Direct and indirect procurement call for different leadership approaches

Alf Noto is vice-president indirect sourcing at Nokia. He wrote a  great article  about  5 major differences between indirect/direct procurement . You can read it at  European Leaders Network. In a nutshell, let me summarize the differences raised by Alf Noto and leading to say that you need to develop different leadership competencies to manage those two spend-categories:

  • About creating a business advantage: [Direct = high potential | Indirect = low potential ] 

Direct procurement’s job is to source and manage suppliers who can both support the business’s need for supply chain integration; these considerations usually don’t trouble people working in indirect sourcing

  • About Preferred Suppliers: [Direct = A Must | Indirect = Nice to have] 

In indirect sourcing, increasing your company’s use of a preferred supplier is critical to success. In the direct environment no-one on the manufacturing line will buy a component from a nonpreferred supplier, while for many indirect categories everybody can use who they want.

  • About the Number of stakeholders: [Direct = Low | Indirect = High]

In direct procurement, you are usually working with relatively few stakeholders (design engineers, quality managers, production specialists) who are located in a few centres of activity. The opposite is the case for the business stakeholders who influence indirect expenditure.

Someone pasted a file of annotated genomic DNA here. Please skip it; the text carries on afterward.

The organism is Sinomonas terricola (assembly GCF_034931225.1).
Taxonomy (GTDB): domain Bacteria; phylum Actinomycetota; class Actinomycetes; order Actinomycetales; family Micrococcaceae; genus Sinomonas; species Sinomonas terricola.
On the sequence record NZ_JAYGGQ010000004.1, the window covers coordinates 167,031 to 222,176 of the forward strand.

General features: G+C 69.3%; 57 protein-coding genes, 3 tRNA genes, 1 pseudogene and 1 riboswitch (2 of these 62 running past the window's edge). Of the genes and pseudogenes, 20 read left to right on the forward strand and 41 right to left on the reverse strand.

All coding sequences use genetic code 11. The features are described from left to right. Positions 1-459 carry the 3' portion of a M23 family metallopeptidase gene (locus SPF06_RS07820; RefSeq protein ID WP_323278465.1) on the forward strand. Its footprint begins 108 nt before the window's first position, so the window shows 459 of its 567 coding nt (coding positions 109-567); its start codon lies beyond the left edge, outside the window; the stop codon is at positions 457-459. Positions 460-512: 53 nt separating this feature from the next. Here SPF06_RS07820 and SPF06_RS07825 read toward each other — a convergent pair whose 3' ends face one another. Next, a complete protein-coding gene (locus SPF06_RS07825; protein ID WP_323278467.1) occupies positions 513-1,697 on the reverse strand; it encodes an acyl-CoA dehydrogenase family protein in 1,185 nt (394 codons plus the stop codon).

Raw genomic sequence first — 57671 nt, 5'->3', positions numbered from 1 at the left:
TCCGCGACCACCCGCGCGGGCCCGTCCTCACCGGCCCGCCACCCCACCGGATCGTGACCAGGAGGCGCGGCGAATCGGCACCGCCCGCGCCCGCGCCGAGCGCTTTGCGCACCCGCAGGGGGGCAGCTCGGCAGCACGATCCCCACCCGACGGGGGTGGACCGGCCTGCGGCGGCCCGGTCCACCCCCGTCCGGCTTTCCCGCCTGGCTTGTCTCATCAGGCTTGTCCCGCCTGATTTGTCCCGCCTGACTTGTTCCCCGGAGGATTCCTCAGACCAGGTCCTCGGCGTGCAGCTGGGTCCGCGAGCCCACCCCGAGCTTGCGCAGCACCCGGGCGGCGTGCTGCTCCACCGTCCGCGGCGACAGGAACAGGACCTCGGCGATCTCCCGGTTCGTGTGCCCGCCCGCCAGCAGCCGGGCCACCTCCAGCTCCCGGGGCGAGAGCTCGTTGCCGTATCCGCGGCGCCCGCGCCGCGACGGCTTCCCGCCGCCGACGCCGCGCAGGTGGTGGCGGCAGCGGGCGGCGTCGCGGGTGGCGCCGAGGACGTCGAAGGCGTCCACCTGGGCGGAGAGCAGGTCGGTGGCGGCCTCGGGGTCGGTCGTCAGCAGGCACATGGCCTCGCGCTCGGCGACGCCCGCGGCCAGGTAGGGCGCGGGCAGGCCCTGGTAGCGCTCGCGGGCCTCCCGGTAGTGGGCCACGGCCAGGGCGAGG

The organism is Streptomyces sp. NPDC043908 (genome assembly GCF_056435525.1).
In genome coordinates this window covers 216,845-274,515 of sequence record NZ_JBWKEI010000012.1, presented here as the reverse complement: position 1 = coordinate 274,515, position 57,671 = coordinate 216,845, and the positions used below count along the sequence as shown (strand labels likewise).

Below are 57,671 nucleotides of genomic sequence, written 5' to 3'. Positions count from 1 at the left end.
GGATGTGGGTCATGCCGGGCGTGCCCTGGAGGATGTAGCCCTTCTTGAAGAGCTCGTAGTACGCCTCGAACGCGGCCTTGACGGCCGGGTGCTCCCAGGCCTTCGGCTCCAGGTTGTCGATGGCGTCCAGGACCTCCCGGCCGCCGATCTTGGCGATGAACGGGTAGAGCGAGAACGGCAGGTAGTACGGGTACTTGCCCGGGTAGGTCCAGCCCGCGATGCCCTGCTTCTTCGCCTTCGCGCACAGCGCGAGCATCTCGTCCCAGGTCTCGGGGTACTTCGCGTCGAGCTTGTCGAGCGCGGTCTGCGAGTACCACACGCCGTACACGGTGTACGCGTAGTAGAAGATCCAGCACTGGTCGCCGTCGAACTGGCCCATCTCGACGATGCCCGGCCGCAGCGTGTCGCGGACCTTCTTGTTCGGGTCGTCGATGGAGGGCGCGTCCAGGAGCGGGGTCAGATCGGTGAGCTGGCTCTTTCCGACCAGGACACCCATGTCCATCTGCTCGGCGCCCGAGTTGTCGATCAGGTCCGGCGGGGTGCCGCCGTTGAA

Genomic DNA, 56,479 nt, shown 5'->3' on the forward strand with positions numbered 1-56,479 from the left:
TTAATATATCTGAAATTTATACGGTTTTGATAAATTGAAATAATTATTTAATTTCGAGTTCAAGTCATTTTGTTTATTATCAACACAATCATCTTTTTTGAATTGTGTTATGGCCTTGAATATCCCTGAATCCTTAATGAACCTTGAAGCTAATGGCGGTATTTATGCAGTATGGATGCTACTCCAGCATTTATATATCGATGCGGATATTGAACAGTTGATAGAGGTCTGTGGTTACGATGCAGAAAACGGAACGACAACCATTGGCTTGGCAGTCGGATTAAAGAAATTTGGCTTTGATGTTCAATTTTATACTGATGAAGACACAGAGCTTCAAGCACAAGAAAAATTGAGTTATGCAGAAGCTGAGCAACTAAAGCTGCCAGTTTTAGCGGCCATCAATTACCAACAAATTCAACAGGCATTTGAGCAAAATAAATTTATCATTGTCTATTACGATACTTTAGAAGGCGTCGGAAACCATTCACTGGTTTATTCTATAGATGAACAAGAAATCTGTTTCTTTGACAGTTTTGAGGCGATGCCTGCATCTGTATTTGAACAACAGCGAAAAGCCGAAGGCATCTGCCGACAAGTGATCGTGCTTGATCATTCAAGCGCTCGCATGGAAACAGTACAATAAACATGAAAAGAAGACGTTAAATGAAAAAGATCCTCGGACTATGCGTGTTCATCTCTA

• About buyer-seller Power relationships: [Direct = Buyer is stronger | Indirect = Seller is stronger]

Big companies can build a position of significant power over many key direct suppliers. On the other hand, almost by definition, indirect suppliers are not restricted as to which industries they can supply, so it is only on rare occasions that a company can use its volume-buying-power to get a dominant position over an indirect supplier.

  • About Measuring savings: [Direct = Easy | Indirect = True lies ]
In the direct world, the focus is on cost of goods reduction. Every product has a bill of materials, and in most big companies this is held within an eRP system. If procurement reduces the price of something, the impact on profit and loss is very clear. In indirect, however, each saving made by procurement is open to questions:  how much will we buy in the future? What level of compliance should we assume? It’s a one off purchase that we haven’t bought before so…?


  1. Vanessa 22 August 2007
  2. jp.massin 22 August 2007
  3. Prem 24 October 2008
  4. Prem 24 October 2008

Leave a Reply